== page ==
On This Day – Strathclyde PTE-liveried Multiple Units

15 years ago today I was driving from Balerno (a suburb of Edinburgh) to Banavie in the Scottish Highlands and had decided to stop at as many railway stations as I could get away with before my wife got fed up with my antics! 😁

Curriehill, on the Shotts line, was first and after a couple of minutes 156437 (allocated to Corkerhill Depot in Glasgow) put in an appearance on the 09.26 First ScotRail service from Edinburgh Waverley to Glasgow Central.

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Curriehill station, 3 September 2005

The station opened on 5 October 1987 and stands on the site of the Caledonian Railway’s ‘Currie Hill’ station which was closed by British Railways on 2 April 1951.

Next was Balloch, another newish station, and I arrived to find 320302 (allocated to Glasgow Shields Road Depot) waiting to depart with the 11.38 First ScotRail service to Drumgelloch.

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Balloch station, 3 September 2005

The ‘new’ Strathclyde PTE carmine and cream livery is more obvious in this pic and to my eye looks far more ‘railway-like’ than most post-privatisation liveries. It finally disappeared from the national network in December 2019 following withdrawal of the Class 314 electric multiple units.

Balloch station opened on 24 April 1988 and replaced the former Balloch Central station which closed the previous day and had been situated on the other side of the busy Balloch Road. The building just visible in the background is the former station building, now a tourist information centre.

I’ve just checked with the excellent trainlogger website and both units are still in service with ScotRail, wearing the current Saltire blue livery.

From the Archives – Caledonian Sleeper

In my previous post I briefly mentioned the Caledonian Sleeper service that links London with Aberdeen, Fort William and Inverness.

Two trains depart from London Euston six days each week, the Highland Sleeper is made up of three portions that divide at Edinburgh to serve routes to Aberdeen, Inverness and Fort William. The Lowland Sleeper has two portions serving routes to Edinburgh Waverley and Glasgow Central.

15 years ago a holiday at Banavie gave me an opportunity to photograph the portion that winds its way through the Highlands to and from Fort William.

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Fort William station, 3 September 2005

Monday 3 September saw a rather tatty 37417 Richard Trevithick stabled beside the station with a five coach train, the last vehicle of which was British Rail Mk.3 Sleeping Car with Pantry (SLEP) 10506.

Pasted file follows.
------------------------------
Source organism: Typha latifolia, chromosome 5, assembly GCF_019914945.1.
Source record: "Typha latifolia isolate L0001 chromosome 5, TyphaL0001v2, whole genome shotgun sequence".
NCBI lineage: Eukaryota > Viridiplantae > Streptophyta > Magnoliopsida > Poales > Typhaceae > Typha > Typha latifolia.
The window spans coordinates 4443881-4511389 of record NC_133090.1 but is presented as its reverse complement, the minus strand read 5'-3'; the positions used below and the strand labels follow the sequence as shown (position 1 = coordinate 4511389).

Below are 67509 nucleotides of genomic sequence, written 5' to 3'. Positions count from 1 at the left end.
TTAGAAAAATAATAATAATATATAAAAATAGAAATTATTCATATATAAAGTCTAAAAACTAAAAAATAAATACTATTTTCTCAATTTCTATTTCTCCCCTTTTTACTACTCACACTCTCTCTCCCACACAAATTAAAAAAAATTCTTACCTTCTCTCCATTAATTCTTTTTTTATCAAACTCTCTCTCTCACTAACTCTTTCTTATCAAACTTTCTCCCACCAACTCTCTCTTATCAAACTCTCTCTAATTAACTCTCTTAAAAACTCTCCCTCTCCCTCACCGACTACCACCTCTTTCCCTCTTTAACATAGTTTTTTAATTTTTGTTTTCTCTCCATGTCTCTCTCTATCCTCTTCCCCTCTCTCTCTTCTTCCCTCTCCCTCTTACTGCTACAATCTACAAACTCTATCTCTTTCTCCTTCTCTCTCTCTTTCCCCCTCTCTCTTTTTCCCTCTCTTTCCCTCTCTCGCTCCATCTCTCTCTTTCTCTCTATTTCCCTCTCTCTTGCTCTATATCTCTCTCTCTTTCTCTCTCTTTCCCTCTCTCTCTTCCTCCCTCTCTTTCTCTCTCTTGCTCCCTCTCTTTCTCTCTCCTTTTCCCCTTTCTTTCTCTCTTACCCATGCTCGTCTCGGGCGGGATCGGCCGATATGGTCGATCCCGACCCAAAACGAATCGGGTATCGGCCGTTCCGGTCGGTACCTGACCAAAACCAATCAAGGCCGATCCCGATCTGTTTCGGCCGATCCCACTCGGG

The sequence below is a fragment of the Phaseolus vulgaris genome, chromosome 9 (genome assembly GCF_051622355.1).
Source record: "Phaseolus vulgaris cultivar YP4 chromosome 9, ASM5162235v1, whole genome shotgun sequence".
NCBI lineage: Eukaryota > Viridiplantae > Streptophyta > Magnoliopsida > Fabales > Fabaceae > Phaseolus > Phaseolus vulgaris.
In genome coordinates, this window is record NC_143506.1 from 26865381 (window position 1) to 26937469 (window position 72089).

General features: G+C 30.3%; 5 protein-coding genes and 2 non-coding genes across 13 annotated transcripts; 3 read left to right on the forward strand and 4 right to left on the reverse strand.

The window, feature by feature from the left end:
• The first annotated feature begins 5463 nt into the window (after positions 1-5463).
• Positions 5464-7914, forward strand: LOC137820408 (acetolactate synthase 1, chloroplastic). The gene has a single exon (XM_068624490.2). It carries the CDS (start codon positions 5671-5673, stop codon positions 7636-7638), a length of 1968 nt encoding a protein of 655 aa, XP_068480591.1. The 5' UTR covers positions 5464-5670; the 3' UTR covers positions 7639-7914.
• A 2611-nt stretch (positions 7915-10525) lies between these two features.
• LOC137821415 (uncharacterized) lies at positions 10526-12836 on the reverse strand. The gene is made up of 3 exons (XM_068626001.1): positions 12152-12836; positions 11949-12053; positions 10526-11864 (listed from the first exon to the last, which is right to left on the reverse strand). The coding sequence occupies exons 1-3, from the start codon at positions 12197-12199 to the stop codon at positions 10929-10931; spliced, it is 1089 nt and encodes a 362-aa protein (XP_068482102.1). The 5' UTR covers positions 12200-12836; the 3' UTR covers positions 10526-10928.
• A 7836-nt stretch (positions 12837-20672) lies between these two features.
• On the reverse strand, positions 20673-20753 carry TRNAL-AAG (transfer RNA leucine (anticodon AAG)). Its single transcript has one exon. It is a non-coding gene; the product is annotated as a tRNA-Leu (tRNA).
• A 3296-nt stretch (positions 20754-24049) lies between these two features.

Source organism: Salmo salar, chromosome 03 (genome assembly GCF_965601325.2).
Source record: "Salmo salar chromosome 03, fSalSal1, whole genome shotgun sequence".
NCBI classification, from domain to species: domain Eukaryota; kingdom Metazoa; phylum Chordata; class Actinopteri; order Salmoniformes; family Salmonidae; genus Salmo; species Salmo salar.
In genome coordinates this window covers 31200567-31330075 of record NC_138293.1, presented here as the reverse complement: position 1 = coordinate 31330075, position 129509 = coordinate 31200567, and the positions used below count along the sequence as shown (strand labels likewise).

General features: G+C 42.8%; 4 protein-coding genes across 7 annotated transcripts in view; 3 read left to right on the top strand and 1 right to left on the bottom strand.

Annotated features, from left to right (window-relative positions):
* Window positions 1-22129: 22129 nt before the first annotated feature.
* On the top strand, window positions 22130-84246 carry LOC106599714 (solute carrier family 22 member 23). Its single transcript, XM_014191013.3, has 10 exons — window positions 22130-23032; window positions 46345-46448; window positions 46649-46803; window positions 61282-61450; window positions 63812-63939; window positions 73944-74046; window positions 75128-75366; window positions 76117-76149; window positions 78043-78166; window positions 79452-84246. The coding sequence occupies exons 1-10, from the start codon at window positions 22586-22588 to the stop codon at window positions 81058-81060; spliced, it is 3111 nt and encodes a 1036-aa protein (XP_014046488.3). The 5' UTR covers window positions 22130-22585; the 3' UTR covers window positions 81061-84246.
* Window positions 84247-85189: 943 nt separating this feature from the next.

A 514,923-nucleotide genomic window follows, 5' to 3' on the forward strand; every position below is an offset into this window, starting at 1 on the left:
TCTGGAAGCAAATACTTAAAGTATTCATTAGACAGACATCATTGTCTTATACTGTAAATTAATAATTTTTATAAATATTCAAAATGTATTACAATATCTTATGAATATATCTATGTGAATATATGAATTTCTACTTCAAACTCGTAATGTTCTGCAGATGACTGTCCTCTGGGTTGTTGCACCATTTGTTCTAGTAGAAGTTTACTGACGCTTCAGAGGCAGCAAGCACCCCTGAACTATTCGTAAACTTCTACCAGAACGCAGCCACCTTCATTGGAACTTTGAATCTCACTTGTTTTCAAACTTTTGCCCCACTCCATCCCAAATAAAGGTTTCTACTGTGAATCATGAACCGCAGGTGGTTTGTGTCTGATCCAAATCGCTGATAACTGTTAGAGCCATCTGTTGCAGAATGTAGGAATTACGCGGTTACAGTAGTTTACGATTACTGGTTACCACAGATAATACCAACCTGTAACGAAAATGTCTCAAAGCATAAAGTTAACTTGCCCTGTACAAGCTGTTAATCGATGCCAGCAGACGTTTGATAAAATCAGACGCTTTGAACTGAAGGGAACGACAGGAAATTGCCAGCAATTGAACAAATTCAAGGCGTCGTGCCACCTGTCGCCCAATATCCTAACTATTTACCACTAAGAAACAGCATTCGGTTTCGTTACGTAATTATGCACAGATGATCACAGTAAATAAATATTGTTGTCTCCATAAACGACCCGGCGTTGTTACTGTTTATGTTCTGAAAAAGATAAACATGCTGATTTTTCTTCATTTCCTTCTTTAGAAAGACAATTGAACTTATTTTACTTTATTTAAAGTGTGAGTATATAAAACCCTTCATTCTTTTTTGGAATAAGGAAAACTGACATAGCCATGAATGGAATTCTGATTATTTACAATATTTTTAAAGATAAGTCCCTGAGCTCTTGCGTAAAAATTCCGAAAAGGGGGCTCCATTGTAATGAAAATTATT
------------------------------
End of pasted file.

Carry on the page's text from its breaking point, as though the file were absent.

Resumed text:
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Fort William station, 3 September 2005

The diesel loco only works the train as far as Edinburgh, where an electric loco takes over, so I wasn’t surprised to see 37417 return the following day.

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Fort William station, 4 September 2005

The next day brought a loco with a more ‘Scottish’ name to Fort William in the shape of 37406 The Saltire Society (The Saltire Society is an organisation which aims to promote the understanding of the culture and heritage of Scotland).

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Fort William station, 5 September 2005

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Fort William station, 5 September 2005

37406 returned the next morning and was stabled beside the station with its train and I grabbed a quick pic of British Rail Mk.2e Unclassified Open Brake (BUO) 9809 (for passengers not making use of the Mk.3’s bunks) before heading off for the day.

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Fort William station, 6 September 2005

The sleeper service continues but the Class 37s and BR built coaches are no longer in use… The 37s were replaced in 2006 by Class 67 diesels (themselves replaced in 2019 by Class 73/9 electro-diesels) and the coaches by brand new CAF-built ‘Mk.5’ stock that also entered service in 2019.

On This Day – Barbies at Edinburgh Waverley

Seven years ago today I was returning home from a short break in Scotland’s capital city (travelling by train of course).

Having arrived at Edinburgh Waverley station a little early I had time to take a few photos…

90019 was stabled in the former Motorail bays at the eastern end of the station and was due to work that evening’s Caledonian Sleeper service to London Euston.

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Edinburgh Waverley station, 6 June 2013

The imposing structure in the background is St Andrew’s House, the headquarters building of the Scottish Government that stands on the site of the former Calton Jail.

At the other end of the station was 158711.

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Edinburgh Waverley station, 6 June 2013

The Balmoral Hotel (formerly the North British Station Hotel) dominates the skyline. Built by the North British Railway (NBR) the hotel opened 15 October 1902. The hotel’s clock has always been set three minutes fast to ensure that the people of Edinburgh wouldn’t miss their trains. The only day that the clock runs on time is on 31 December (Hogmanay) for the city’s New Year celebrations.

I didn’t make any notes as to the service 158711 was operating but as a unit allocated to Inverness depot it’s reasonable to assume that Inverness was its next destination.

Both 90019 and 158711 are carrying the ‘First ScotRail’ colour scheme that enthusiasts soon dubbed ‘Barbie livery’, presumably thanks to the bright pink stripe!